Brad Miller wasn’t your typical NBA center during the era of high-flyers and YouTube-inspiring dunks. He wasn’t a guy most people would ever think of paying to see play basketball. In fact, he wasn’t a guy most people thought could play basketball.
The country boy from Kendallville, Indiana, is a slow, unathletic big man by NBA standards. He always has been. When you’re classified that way athletically, you’re not supposed to end up with a long and lucrative career in the NBA. It’s probably the reason he wasn’t drafted out of Purdue University. After playing for a couple of months in Italy, the Charlotte Hornets signed him as an undrafted free agent during the lockout-shortened 1999 season.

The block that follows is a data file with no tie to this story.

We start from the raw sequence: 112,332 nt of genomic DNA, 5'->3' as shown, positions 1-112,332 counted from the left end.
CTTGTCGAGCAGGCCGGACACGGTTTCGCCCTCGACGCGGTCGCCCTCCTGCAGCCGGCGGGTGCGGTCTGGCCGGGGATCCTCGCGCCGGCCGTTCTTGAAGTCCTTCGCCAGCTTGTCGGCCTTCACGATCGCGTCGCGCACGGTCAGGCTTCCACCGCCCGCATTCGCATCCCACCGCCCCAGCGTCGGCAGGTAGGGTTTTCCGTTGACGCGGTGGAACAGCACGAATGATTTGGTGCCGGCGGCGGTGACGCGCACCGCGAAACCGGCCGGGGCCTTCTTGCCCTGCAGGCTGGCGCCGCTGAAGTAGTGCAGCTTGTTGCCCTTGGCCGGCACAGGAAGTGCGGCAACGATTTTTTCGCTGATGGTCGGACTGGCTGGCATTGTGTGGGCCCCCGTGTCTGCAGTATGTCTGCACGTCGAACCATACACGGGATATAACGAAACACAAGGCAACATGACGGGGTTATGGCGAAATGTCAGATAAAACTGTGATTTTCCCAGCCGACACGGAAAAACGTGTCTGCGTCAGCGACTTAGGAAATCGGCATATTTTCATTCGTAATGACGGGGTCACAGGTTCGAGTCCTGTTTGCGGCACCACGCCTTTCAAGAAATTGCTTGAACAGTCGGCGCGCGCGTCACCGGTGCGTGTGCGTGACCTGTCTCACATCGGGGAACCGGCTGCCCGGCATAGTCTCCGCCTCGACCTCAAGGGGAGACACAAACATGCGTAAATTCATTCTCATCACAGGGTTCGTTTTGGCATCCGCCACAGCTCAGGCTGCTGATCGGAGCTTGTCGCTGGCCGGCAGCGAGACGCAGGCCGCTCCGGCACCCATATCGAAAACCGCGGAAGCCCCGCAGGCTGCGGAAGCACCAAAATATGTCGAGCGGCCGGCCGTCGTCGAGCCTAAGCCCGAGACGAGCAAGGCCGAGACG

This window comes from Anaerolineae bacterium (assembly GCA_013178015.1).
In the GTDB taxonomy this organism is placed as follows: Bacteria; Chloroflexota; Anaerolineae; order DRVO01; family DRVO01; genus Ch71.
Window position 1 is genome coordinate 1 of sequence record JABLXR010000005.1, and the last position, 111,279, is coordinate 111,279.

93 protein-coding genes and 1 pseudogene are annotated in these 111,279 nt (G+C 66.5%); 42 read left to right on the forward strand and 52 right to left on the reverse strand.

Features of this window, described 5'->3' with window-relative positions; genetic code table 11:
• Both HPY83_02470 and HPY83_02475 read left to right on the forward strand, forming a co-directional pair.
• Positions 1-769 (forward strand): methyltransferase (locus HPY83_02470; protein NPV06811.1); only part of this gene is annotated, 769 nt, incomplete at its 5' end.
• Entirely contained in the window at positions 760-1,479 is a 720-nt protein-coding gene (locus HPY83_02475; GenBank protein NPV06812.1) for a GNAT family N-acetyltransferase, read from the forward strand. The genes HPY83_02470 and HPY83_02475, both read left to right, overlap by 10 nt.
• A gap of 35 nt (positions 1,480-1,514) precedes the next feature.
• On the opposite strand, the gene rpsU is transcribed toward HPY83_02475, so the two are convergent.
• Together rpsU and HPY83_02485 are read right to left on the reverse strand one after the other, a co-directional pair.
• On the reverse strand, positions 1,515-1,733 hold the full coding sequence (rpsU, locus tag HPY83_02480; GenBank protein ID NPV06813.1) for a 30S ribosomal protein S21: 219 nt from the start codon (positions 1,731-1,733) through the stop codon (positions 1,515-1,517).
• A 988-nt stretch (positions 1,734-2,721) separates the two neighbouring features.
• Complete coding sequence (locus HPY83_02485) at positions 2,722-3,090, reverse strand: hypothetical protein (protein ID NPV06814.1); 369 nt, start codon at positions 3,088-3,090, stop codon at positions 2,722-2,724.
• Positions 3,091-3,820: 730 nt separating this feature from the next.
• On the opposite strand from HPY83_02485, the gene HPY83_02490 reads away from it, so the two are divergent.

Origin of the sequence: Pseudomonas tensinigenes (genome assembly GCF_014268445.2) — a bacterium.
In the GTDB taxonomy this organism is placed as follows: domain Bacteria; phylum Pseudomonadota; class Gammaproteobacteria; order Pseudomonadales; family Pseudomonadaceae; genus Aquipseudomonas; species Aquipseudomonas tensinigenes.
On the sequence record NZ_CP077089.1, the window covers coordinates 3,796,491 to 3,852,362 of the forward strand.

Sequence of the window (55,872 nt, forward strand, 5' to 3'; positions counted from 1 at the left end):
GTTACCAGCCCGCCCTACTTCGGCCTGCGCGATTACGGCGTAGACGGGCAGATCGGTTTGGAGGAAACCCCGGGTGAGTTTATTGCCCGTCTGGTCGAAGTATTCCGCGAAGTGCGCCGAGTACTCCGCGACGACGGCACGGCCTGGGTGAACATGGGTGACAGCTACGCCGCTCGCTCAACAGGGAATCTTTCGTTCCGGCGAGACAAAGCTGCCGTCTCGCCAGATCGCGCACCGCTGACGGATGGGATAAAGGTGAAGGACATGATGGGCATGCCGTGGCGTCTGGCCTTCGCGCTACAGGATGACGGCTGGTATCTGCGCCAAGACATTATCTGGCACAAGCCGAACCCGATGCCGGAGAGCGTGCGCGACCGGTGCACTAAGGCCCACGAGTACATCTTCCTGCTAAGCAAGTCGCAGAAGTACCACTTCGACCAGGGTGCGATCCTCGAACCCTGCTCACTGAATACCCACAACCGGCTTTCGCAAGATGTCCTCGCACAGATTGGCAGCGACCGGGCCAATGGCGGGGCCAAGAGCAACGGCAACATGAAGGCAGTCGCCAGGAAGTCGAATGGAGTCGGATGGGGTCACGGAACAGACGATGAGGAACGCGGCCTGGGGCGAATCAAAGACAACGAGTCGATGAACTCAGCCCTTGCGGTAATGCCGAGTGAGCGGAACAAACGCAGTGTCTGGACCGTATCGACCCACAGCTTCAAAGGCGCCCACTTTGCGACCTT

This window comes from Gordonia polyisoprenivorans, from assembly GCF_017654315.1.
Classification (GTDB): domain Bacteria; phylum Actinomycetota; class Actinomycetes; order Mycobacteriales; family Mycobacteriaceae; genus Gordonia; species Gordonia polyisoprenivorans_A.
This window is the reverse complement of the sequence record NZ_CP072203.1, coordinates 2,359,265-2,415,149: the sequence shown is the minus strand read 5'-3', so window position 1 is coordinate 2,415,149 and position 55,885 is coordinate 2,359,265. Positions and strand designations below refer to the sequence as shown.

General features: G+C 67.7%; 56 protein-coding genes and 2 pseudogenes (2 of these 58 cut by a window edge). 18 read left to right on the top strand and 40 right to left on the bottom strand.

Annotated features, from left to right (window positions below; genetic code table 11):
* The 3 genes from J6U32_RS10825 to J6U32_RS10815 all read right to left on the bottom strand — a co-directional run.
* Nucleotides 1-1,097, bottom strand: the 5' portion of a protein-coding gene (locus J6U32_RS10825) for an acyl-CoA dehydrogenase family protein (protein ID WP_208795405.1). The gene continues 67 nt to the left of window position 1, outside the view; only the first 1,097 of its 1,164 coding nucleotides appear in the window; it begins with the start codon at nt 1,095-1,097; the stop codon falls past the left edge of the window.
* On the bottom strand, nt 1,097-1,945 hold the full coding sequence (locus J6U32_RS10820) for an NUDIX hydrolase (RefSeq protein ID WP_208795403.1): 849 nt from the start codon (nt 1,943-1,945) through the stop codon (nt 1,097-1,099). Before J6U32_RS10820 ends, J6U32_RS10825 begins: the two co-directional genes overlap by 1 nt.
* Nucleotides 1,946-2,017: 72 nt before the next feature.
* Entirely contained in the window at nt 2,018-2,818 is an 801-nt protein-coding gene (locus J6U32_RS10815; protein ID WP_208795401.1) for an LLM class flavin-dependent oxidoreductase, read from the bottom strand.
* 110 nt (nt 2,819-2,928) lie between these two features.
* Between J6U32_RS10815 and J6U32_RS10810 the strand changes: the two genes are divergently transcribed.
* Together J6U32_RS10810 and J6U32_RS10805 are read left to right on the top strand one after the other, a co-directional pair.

Over the next four years, Miller figured out what worked and what didn’t work with his game in the NBA, as he spent time in Charlotte and Chicago. He learned how to maximize his incredible natural skills while minimizing the parts of his game that could hurt his team. He was challenging assumptions about how he could play the game and breaking the assumed protocol of NBA competition.“He’s one of the most skilled big guys,” Wolves coach Rick Adelman said after Minnesota’s loss to Denver. “I’ve been very fortunate. I put him up there with Vlade and Chris Webber as far as skilled guys, knowing how to play, making their teammates better.”
As a member of the 2002-03 Indiana Pacers, Miller helped his team to the third-best record in the Eastern Conference while also being named an All-Star over teammate Ron Artest. That summer, he was traded to the Sacramento Kings, where his skill set would be perfectly paired with Adelman’s offensive system.